Northern Giraffe (Giraffa camelopardalis)
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The Northern Giraffe is an artiodactyl mammal that belongs to the Giraffidae family, which currently has modifications in its taxonomy considering it as a species that has three subspecies: the Nubian Giraffe (G.c. camelopardalis), the Kordofan Giraffe (G c. antiquorum) and the West African or Nigerian giraffe (G. c. peralta).
The males are taller than the females, but they are not bigger than the Masai giraffe, which is usually the tallest species.
All giraffes have irregular brown spots, but the northern species has the paler ones, since their polygonal patches vary between orange, reddish brown or chocolate, but they do not have the color intensity of other types of giraffes.
The legs spots fade being less intense at knee height, but below them, they are practically white. However the facial patches of this species cover more of the face than their southern relatives, so it could be a way to differentiate them.
Another way of distinguishing those of the north with the ones of the south is by observing their ossicones, the ossified cartilage protuberances that giraffes have on their head that look like horns. The southern ones are smaller and shorter than those of the north, and the males of the northern species have a third ossicone measuring up to 5 inches in length.
Habitat and distribution
The savannas, bushes, and forests of Kenya and Southwest Ethiopia are natural habitats of the northern giraffe, but there are also populations in the Democratic Republic of the Congo and southern Sudan.
8% of the territory of Kenya is under protection with more than 50 parks and reserves. The Aberdare National Park in Kenya offers an excellent habitat to giraffes. The Dosso Reserve in Niger, is home to hundreds of Giraffa camelopardalis, although outside this sanctuary there is a significant number that is vulnerable to poachers.
According to the latest census, there are multiple local extinctions in several places in Africa making the northern giraffe the species less populated and with a higher probability of becoming extinct. Besides having some of the smallest populations of all subspecies, two of the three subspecies have a decreasing tendency.
The first settlements of northern giraffes that occurred during the Pliocene were in the territories that today include Chad and Algeria. Morocco, Libya, and Egypt were part of its territorial range until its extinction in that area around 600 A.D. when the hot and dry climate of the desert made the conditions impossible for them.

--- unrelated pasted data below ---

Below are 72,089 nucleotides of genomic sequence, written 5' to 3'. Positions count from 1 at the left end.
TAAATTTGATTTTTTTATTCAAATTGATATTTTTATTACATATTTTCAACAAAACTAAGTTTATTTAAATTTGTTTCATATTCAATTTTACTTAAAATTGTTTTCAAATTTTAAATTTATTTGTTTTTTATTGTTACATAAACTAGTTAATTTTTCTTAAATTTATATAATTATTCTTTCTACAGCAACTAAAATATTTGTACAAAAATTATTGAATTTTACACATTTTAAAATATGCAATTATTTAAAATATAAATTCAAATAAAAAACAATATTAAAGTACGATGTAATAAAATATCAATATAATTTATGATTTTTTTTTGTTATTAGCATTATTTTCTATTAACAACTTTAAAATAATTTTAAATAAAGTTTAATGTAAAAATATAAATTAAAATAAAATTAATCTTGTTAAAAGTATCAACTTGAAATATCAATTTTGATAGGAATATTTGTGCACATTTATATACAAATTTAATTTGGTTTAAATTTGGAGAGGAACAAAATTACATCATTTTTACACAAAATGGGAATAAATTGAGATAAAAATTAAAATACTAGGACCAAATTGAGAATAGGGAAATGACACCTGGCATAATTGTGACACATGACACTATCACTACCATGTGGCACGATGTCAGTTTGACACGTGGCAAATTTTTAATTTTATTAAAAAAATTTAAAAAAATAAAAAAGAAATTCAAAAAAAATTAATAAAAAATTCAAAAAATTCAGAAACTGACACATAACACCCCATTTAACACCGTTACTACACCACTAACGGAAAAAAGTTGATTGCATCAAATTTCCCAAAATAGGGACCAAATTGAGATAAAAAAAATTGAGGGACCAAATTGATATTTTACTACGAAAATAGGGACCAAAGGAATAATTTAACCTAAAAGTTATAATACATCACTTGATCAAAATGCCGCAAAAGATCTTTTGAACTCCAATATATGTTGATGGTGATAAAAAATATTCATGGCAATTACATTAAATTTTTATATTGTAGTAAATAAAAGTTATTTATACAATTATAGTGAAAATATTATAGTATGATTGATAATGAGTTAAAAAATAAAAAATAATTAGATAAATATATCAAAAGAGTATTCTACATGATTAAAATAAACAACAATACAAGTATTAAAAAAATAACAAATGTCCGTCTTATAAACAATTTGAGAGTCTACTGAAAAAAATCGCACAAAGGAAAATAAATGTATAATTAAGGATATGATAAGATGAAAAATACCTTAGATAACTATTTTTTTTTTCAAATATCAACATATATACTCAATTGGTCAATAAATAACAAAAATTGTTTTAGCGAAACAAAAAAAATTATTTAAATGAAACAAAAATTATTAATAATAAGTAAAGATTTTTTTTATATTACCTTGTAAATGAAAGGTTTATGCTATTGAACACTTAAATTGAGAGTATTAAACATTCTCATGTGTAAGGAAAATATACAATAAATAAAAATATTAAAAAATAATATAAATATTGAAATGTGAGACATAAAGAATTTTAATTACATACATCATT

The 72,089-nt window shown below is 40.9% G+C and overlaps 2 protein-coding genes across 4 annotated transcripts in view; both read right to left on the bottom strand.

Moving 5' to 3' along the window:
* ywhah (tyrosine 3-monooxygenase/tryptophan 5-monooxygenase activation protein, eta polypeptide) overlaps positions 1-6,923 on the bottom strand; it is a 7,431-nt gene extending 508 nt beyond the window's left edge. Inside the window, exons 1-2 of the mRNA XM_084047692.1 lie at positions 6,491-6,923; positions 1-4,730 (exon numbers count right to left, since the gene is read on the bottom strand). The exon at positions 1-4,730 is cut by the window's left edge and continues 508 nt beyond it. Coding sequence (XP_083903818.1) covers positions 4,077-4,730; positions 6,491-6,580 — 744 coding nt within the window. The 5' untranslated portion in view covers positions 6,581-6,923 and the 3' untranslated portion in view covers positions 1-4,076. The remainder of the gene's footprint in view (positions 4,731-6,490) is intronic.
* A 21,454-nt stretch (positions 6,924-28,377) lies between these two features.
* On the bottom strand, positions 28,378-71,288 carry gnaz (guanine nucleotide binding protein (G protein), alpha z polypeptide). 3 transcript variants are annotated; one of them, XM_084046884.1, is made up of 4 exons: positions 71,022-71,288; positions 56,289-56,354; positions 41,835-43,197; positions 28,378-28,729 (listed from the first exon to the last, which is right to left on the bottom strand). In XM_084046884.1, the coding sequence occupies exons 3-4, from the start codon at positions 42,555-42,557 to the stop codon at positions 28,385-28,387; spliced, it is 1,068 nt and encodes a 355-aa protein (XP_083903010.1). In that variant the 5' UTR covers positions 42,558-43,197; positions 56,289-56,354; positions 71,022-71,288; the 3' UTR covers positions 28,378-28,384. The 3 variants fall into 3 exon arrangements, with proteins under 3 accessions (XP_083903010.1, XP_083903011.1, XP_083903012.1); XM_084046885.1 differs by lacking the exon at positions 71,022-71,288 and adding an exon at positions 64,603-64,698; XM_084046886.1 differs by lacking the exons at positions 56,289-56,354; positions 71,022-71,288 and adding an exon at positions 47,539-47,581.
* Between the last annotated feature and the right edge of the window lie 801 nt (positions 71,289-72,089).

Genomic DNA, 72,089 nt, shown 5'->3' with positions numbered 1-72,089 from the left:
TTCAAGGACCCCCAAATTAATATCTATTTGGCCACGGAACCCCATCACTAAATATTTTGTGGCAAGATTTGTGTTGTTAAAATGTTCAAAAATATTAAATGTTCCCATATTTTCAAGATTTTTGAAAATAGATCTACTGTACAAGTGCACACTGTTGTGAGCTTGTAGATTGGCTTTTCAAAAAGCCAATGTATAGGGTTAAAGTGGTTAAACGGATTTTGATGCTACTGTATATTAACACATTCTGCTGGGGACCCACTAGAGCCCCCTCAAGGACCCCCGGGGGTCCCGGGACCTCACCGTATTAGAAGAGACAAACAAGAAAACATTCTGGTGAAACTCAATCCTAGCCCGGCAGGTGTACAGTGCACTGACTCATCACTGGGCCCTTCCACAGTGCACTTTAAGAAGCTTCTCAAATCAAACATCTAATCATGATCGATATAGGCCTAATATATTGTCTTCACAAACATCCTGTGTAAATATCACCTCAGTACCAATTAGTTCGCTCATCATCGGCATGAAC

This species is very rare in captivity, but there are some individuals in the Giza zoo, the largest in Egypt and Al-Ain in the United Arab Emirates in the Middle East.
Giraffes are herbivorous, and the Northern species is no exception. Its natural environment provides different types of leaves, flowers, fruits and shoots of woody plants where the Acacia has a prominent percentage in its daily diet. In a single day, they can ingest up to 140 pounds of vegetation.
Due to their ruminant nature, they have a complex digestive system divided into four chambers and strong muscles in the esophagus that allows it to regurgitate its food from the stomach to the mouth.
Under stress, they may chew bark, and sometimes they lick dried corpses, probably to get calcium from the bones.
During the rainy seasons, giraffes disperse over a wide territorial range, but in dry seasons they gather around perennial trees and shrubs, as well as around bodies of water where they also share space with other types of fauna.
Larger males have the ability to mate with fertile females. For this, they evaluate the reproductive status of the latter through sniffing and testing their urine. Usually, the young adult cows attract the attention of the male partners, not the youngest nor the oldest. The courtship of a male to a female includes licking and physical contact with the head and ossicles.
Births occur in unity, and the mothers always stay standing while the offspring falls to the ground from a height of almost six feet. Within a few hours of being born, the calf instinctively stands with the mother’s help and begins to take its first steps. The short time to make this is imperative to avoid the arrival of predators.
Perhaps 25 years of life expectancy is a low number for us, but considering that giraffes live in such difficult conditions where they are victims of diseases, both natural and anthropogenic threats and climatic phenomena, is a high number that not all animals can endure.
Adult individuals are unlikely to be defeated by natural predators such as lions, leopards, hyenas and African wild dogs because of their size, their developed senses and the deadly defense they have in each of their kicks. However, sometimes they are defeated by the force of the crocodiles who take advantage of the unbalanced position they adopt when they are inclined to drink water. It is not the same for the young, easy victims of herds of carnivores that split into groups where a party chases the mother while the other kills the unprotected calf.
Human armed conflicts or anthropogenic causes such as poaching and the reduction or modification of their habitat, or natural causes such as drought are very common problems in Africa. All giraffe species have a Vulnerable status according to the International Union for Conservation of Nature (IUCN), and the latest estimations showed a population of 3,050 Northern giraffes across the continent.
Such population numbers revealed a considerable decrease in the population since the last evaluation which put this species on the brink of extinction, especially the West African subspecies.
In countries such as Niger, several conservation projects focus primarily on educating the community about awareness of the respect of the natural diversity.
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